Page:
Can Snacks Be Healthy AND Delicious?

This past March, at the Natural Foods Expo in Anaheim, California, I discovered a bounty of great-tasting, healthy snacks that are showing up on store shelves this summer.  As I promised you then, I want to share some of the best ones with you. Chips—in crunchy, toasty triangles and squares—got a lot of attention from health-food producers this season, with fruit bars and fruit coming a close second in their health appeal.

Kale, that super green leaf with so many antioxidant vitamins and minerals, has been dehydrated and turned into kale chips by more than one company. Truth be told, you can chop and dehydrate kale at home in your own oven on the lowest temperature for a few hours, or in a home dehydrator, and make these shatteringly good snacks yourself. But the packaged kale chips have added flavors that make them fun to eat. The kale leaves are tossed with sauces before dehydrating.


RhythmSuperfoods( makes kale chips in five flavors: Zesty Nacho, Kool Ranch, Bombay Curry, Mango Habanero, and Texas BBQ. The Zesty Nacho chips taste cheesy but have no actual dairy in them. The secret is in the tahini sauce and carrot powder.  Freshly Wild ( makes Kale Joy in three flavors: Original Recipe, Must Eat Mesquite, and Jazzy Sweet Mustard. The Original Recipe flavor is a blend of lemon juice, nuts, and sea salt.

Chips made from mashed beans, sprouted blue corn, and flaxseeds are also very healthy alternatives to deep-fried potato or corn chips. Beanfields Snacks ( makes delicious chips out of cooked and mashed beans and long-grain rice in Nacho, Pico de Gallo, and Sea Salt flavors. These chips are satisfying because they have protein in them, not just carbs. And they’re free of preservatives, trans-fats, corn, GMO crops, and even gluten.

The Simply Sprouted Tortilla Chips line from Way Better Snacks ( are loaded with chia seeds, broccoli seeds, daikon radish seeds, and quinoa for super antioxidant power. All of the whole grains are sprouted. Sprouting—sometimes called germinating—creates enzymes that make the seeds easier to digest. It also maximizes a seed’s nutrient density. These sprouted chips come in a nice range of flavors, such as Sweet Potato, Black Bean, Sweet Chili, and Blue Corn, depending on the ingredients added.  They taste every bit as good, if not better than, traditional tortilla chips.

Alison Levitt, M.D., a holistic medical doctor, created Flackers ( flaxseed crackers for her patients. She sprouts the flaxseeds to increase the bioavailability of their nutrients, then dehydrates them at low temperatures to preserve the Omega-3 fatty acids that are so good for you. The seeds are then spread out with soy protein into small, thin squares and dotted with organic herbs such as rosemary or dill.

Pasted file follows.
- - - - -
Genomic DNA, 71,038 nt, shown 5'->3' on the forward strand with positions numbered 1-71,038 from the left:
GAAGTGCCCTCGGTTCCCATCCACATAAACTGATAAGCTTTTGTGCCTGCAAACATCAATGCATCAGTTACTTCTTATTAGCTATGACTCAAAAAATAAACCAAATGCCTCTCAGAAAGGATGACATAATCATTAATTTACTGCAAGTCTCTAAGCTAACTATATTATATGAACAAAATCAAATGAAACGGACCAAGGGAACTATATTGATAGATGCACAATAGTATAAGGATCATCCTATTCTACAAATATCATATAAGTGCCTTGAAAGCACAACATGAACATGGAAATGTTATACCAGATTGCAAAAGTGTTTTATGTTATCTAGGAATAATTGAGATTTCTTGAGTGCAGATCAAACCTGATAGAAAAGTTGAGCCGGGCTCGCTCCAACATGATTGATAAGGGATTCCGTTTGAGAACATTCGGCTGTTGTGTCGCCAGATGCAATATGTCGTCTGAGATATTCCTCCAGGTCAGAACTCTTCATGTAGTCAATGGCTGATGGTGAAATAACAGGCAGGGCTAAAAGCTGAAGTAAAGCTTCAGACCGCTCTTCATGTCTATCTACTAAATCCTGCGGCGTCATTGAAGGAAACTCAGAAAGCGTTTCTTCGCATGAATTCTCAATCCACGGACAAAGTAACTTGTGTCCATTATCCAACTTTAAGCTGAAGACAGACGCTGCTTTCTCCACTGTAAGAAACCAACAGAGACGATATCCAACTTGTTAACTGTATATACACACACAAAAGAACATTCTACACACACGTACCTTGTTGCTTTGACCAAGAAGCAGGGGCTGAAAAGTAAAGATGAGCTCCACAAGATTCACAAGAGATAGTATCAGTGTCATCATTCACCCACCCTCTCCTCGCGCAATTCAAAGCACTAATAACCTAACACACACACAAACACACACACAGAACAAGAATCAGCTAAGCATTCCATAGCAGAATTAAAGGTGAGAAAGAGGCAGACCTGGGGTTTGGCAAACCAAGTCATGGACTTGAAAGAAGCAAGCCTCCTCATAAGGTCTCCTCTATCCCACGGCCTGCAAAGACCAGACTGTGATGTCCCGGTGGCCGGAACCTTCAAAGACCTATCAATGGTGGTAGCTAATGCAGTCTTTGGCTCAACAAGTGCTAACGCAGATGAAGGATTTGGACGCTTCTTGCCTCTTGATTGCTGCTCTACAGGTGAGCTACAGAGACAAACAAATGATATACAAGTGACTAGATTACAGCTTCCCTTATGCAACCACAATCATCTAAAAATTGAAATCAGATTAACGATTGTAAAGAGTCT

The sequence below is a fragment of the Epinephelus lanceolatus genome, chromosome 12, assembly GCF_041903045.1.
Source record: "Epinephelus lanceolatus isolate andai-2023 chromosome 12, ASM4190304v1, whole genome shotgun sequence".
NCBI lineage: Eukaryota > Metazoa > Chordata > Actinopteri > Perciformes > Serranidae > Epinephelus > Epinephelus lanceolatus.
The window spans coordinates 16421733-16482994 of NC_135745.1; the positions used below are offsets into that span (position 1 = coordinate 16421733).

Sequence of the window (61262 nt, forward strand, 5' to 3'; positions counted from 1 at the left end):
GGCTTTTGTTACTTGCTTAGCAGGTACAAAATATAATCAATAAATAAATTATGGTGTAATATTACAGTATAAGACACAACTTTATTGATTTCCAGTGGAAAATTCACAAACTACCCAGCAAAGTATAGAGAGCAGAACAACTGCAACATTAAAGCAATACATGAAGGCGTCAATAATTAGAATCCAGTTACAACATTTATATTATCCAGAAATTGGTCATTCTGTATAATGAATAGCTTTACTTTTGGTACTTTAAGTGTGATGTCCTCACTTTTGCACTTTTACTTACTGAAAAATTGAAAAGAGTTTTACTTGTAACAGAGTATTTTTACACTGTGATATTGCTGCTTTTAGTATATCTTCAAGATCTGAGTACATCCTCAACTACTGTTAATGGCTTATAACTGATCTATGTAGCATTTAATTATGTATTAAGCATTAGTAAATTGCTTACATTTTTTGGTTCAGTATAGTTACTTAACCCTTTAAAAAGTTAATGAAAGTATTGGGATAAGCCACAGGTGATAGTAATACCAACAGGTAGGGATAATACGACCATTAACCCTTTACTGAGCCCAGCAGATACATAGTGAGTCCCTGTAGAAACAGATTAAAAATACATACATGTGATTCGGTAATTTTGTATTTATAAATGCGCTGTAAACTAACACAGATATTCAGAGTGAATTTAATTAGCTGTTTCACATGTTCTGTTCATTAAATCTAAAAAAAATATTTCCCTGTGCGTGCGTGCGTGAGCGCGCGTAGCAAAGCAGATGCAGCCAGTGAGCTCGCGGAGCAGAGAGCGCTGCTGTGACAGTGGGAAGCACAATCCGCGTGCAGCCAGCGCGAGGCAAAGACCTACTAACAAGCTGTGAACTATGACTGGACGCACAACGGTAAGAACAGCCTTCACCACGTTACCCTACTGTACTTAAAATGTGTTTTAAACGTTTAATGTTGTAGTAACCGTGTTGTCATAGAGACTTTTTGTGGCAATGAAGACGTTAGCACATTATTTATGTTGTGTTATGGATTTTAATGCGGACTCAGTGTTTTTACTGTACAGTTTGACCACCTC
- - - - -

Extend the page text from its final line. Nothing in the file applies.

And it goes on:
You can enjoy all of these chips and crackers with my Moringa Dip, made with nutritious leaves from the moringa plant, available in my cookbook, FoodTrients: Age-Defying Recipes for a Sustainable Life

Chia seeds are high in protein and fiber. They lower cholesterol and even blood sugar. A company called Get Chia ( has rolled these super seeds into fruit leathers for a new twist on a fruit roll-up. All of the FruitChia bars are apple-based with no added sugar. Fruits from the Pacific Northwest are added to create four different flavors: Strawberry Blast, Cranberry Blast, Blueberry Blast, and Raspberry Blast.

Fruit has not only been dehydrated for sweet snacking, it has also been freeze-dried. Crunchies ( freeze-dries fruits and packages them without any additives. They’re the healthiest version yet of astronaut food, such as freeze-dried ice cream, that was invented in the late 1960s for the Apollo space missions. Eating Crunchies is not quite as delicious or satisfying as eating fresh fruit, but they are handy when and where there is no refrigeration. You know, somewhere like outer space, or on a hiking trail, or even in the car.

Chips and crackers made with flaxseeds, chia seeds, quinoa, and kale are a great way to incorporate these super foods into your diet. And it’s simple to use them in cooking, too. I’ve included some very easy recipes in my cookbook, FoodTrients: Age-Defying Recipes for a Sustainable Life: Quinoa Tabbouleh on Pita, Potato Kale Soup, Meatloaf with Flaxseed, and Chia Seed Treat.



About Grace O

Grace O has been cooking and baking professionally and recreationally all of her adult life. As a child in Southeast Asia, she learned the culinary arts by her mother’s side in her family’s cooking school. She became so well versed in hospitality and the culinary arts, she eventually took over the cooking school and opened three restaurants. She is widely credited with popularizing shrimp on sugar-cane skewers and being one of the first culinarians to make tapas a global trend. She has cooked for ruling families and royalty. Grace O’s move to America precipitated a career in healthcare, inspired by her father, who was a physician. Twenty years and much hard work later, she operates skilled nursing facilities in California. Grace O strives to create flavorful food using the finest ingredients that ultimately lead to good health. Her recipes, although low in saturated fat, salt, and sugar, are high in flavor. Grace employs spices from all over the world to enliven her dishes, creating food that is different and delicious. She believes that food can be just as effective at fighting aging as the most expensive skin creams. And since she’s over 50 herself, she’s living proof of that.
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